Tooth Fairy Letters Can Help Answer Kids' Questions

Losing a tooth can be an exciting event for a child. The anticipation of a visit from the tooth fairy, and the rewards she leaves can add to that excitement. Rather than let the visit be all about the money, you can use tooth fairy letters to encourage your child to take great care of his teeth, and answer questions most kids have about the tooth fairy at the same time.

What Does the Tooth Fairy Do With All the Teeth?

It is difficult for anyone to comprehend what the tooth fairy would do with the teeth from all the children around the world. Some say that tooth fairies are building a giant castle for their queen from the cleanest and most well cared for teeth, while the sub-standard teeth are ground down for paving stones.  Your tooth fairy letter can hint that if your child wants a bonus under her pillow, brushing very thoroughly twice a day is a good way to earn it.

Are There Lots of Tooth Fairies or Only One?

This depends entirely on the mythology you want to present to your children about the tooth fairy. If there's only one, simply signing your letter, "The Tooth Fairy" is an easy way to show it. If there are many tooth fairies, give your child's fairy a name and a personality they can interact with for extra fun. Multiple tooth fairies may also explain why the tooth fairy that comes to your house leaves notes, while other tooth fairies just leave cash.

Are You Sure the Tooth Fairy Isn't Mom or Dad?

Some kids are naturally skeptical. If you want to keep the mystery of the tooth fairy alive as long as possible, be sure not to write in your own handwriting when leaving a note from the fairy. You can print off a letter with a fancy font from your computer, or write your tooth fairy letters in very tiny (fairy-sized) block letters with a very fine-tipped pen, so your child can see it was written by someone much smaller than mom or dad.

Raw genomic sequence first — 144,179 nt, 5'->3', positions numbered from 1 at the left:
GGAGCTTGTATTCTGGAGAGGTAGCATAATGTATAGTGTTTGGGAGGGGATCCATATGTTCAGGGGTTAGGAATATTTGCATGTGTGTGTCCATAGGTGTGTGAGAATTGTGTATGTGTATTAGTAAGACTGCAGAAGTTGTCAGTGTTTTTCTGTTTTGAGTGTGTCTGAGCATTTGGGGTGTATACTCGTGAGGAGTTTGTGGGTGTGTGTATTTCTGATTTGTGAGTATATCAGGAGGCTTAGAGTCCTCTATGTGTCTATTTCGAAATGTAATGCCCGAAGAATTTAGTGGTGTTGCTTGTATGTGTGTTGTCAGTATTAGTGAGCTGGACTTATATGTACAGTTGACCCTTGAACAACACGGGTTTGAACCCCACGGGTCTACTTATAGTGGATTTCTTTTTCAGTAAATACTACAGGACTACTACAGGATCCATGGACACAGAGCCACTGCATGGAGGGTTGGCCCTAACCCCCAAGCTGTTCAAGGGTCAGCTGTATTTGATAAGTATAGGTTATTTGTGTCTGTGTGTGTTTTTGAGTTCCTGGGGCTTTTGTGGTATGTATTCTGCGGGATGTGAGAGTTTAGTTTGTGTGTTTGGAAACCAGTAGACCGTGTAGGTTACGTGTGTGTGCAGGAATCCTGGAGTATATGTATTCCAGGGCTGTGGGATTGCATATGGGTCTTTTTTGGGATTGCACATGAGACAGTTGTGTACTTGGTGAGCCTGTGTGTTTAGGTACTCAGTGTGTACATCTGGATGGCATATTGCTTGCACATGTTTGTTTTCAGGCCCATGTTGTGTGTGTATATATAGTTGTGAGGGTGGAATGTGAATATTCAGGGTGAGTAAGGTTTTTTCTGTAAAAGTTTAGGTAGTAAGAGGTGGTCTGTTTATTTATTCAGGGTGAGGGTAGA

A letter from the tooth fairy is a great way to encourage your child to maintain their oral health while extending the time of childhood fantasies as long as you can.

This article is intended to promote understanding of and knowledge about general oral health topics. It is not intended to be a substitute for professional advice, diagnosis or treatment. Always seek the advice of your dentist or other qualified healthcare provider with any questions you may have regarding a medical condition or treatment.

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Tips for Being the TOOTH FAIRY

  • Tooth fairy notes – reinforcing the importance of dental care routines by using notes written by the tooth fairy is a fun way to remind kids to brush and floss. Printable tooth fairy receipts and note cards are available online, or you can design your own.

  • Tooth fairy pillows – think about getting or making a special tooth pillow with a pocket for the tooth. That way, the "tooth fairy" knows just where to find it without searching underneath your child's head.

  • Consider skipping the cash – while an 8- or 9-year-old may be excited about money, a younger child will probably not understand the value of money and might be happier with a special treat.